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Wilds: Suicide Prevention is a year-round movement for all of us
Jennifer Wilds
Jennifer Wilds

September is designated annually as Suicide Prevention Month but, in our area, it is a year round mission to create a Zero Suicide Community by the year 2020.  We want our loved ones alive!  The International Association for Suicide Prevention's theme for World Suicide Prevention Day is "Take a minute, change a life.”  They have offered five simple steps in their “Take 5 to Save Lives” campaign and, by taking 5 minutes to get involved and become informed, you will be part of a worldwide movement to save lives.

1.      Learn the signs - Take a few minutes to learn the warning signs of suicide.

2.      Do your part - Everyone has a role in preventing suicide. What's yours?

3.      Practice self-care - Make mental wellness a priority in your life.

4.      Reach out - Help is available and recovery is possible.

5.      Spread the word - Pledge to tell 5 people about Take 5

Suicide is complex and does not have one cause or solution but it is known that thoughts of hopelessness may lead to suicidal thoughts in some people.  Suicide crosses all financial, racial, gender and age categories so we worry about our seniors, Veterans, middle aged men, young people, construction workers and attorneys, among others.  Please take a few moments to learn a bit more about how to save a life today.   

Some risk factors may include:

  • Mental disorders, particularly mood disorders
  • Alcohol and other substance use disorders
  • Hopelessness
  • Impulsive and / or aggressive tendencies
  • History of trauma or abuse
  • Major physical illnesses
  • Previous suicide attempt(s)
  • Family history of suicide
  • Loss (job, financial, relationship)
  • Easy access to lethal means
  • Lack of social support and sense of isolation
  • Exposure to others who have died by suicide (in real life or via the media and Internet)
  • Lack of access to behavioral health care

Warning signs that indicate a need to take immediate action may include:

  • Talking about wanting to die or to killing oneself
  • Looking for a way to kill oneself, such as searching online or obtaining a gun
  • Talking about feeling hopeless or having no reason to live
  • Talking about being a burden to others
  • Giving away possessions

The good news, is that there are also multiple protective factors that support people and may be readily available.

  • Effective behavioral health care
  • Connectedness to individuals, family, community, and social institutions
  • Life skills (including problem solving skills and coping skills, ability to adapt to change)
  • Self-esteem and a sense of purpose or meaning in life
  • Cultural, religious, or personal beliefs that discourage suicide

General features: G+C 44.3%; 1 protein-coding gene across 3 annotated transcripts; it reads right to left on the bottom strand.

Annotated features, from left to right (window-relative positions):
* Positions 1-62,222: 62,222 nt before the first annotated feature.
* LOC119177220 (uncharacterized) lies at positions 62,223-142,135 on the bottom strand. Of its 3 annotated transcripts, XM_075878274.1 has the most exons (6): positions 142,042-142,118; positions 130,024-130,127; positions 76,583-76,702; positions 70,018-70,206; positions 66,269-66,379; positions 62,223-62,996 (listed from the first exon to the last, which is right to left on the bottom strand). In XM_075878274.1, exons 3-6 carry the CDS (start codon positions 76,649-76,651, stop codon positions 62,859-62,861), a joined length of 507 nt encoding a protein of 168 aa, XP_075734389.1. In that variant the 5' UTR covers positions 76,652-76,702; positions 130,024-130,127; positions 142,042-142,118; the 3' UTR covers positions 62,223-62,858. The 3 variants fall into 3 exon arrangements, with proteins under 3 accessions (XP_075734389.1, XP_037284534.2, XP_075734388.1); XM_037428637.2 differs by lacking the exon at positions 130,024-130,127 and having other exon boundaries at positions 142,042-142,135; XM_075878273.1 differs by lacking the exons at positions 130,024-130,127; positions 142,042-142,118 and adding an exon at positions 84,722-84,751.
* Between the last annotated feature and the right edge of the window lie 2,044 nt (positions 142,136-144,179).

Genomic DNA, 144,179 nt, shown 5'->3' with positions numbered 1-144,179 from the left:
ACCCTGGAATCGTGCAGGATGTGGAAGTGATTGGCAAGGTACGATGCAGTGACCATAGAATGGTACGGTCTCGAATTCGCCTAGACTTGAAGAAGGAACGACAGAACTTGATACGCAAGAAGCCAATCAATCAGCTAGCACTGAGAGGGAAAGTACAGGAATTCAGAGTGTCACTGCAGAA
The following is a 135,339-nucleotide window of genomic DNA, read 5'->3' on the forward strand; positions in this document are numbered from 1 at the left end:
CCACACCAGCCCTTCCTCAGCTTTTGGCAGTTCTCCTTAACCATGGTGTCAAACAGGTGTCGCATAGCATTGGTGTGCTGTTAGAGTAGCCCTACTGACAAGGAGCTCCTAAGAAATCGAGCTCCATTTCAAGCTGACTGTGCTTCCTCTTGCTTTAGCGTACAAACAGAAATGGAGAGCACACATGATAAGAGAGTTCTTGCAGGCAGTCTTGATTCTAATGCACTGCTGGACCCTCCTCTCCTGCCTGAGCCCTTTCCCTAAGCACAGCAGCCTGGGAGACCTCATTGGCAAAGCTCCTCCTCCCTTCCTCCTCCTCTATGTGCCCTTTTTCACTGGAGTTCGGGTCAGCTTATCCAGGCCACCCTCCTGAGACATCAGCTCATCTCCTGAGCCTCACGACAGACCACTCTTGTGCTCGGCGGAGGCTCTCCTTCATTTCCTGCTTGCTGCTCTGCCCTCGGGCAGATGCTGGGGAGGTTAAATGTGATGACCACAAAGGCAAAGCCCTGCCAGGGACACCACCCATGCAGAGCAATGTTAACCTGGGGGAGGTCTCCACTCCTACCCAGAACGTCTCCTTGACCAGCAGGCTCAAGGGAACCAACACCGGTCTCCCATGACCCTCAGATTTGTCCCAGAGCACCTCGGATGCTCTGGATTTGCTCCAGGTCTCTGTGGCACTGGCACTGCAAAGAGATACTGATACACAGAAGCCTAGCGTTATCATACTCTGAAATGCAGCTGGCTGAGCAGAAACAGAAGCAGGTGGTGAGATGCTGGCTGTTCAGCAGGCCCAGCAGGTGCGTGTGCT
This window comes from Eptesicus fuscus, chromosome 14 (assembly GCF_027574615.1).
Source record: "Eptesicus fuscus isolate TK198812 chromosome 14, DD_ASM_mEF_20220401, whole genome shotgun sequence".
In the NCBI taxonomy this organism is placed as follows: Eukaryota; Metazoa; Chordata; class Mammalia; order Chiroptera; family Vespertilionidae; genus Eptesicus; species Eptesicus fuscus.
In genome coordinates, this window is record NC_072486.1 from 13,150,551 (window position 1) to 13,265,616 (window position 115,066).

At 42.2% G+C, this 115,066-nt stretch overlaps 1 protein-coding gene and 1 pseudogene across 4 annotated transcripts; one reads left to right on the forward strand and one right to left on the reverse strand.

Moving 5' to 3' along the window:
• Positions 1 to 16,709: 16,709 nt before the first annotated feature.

Some local resources include:

  • The Georgia Crisis and Access Line is available 24/7 /365 for help for problems with developmental disabilities, mental health, drugs or alcohol.  Trained behavioral health professionals can provide resource support as well as on site intervention if someone is threatening to hurt themselves, increases alcohol or drug use, engages in reckless behaviors or feels hopeless.  They can be reached at 800-715-4225. 
  • Text GA to 741741 for the Crisis Text Line.
  • School-based mental health services (APEX) are available in several Newton County Schools (Yuki Reese 678-416-5037). 
  • Early detection, education, therapy and support is available through a Zero Suicide grant (Larry Evans 678-221-1096)
  • Free QPR (Question, Persuade, and Refer) trainings can be scheduled with your group at your convenience.  (Larry Evans 678.221.1096 or Jennifer Wilds 770-856-8034).
  • Project AWARE through Newton County Schools works with youth and adult peer leaders to identify Sources of Strength and provide free Youth Mental Health First Aid trainings to community members and partners (Adrienne Boisson 770-784-2364).
  • Education, resources and advocacy are available through the Newton / Rockdale Suicide Prevention Coalition (Jennifer Wilds 770-856-8034).

The most critical component is you.  You can save a life by listening, by asking questions if you think someone is at risk, by knowing the resources that are available, by reducing access to lethal means (prescriptions, firearms, knives), getting connected to treatment for yourself or helping find treatment for loved ones and getting people connected to enjoyable community activities and events. 

Jennifer Wilds works with View Point Health and is involved with multiple professional affiliations including multiple Local Interagency Planning Teams, Chairperson of the Newton / Rockdale Suicide Prevention Coalition, local Drug Free Community Coalitions, and Project AWARE grants.  She is a certified trainer for QPR (Question, Persuade, and Refer) and Youth Mental Health First Aid and is an advocate for youth and families on personal, county and state levels.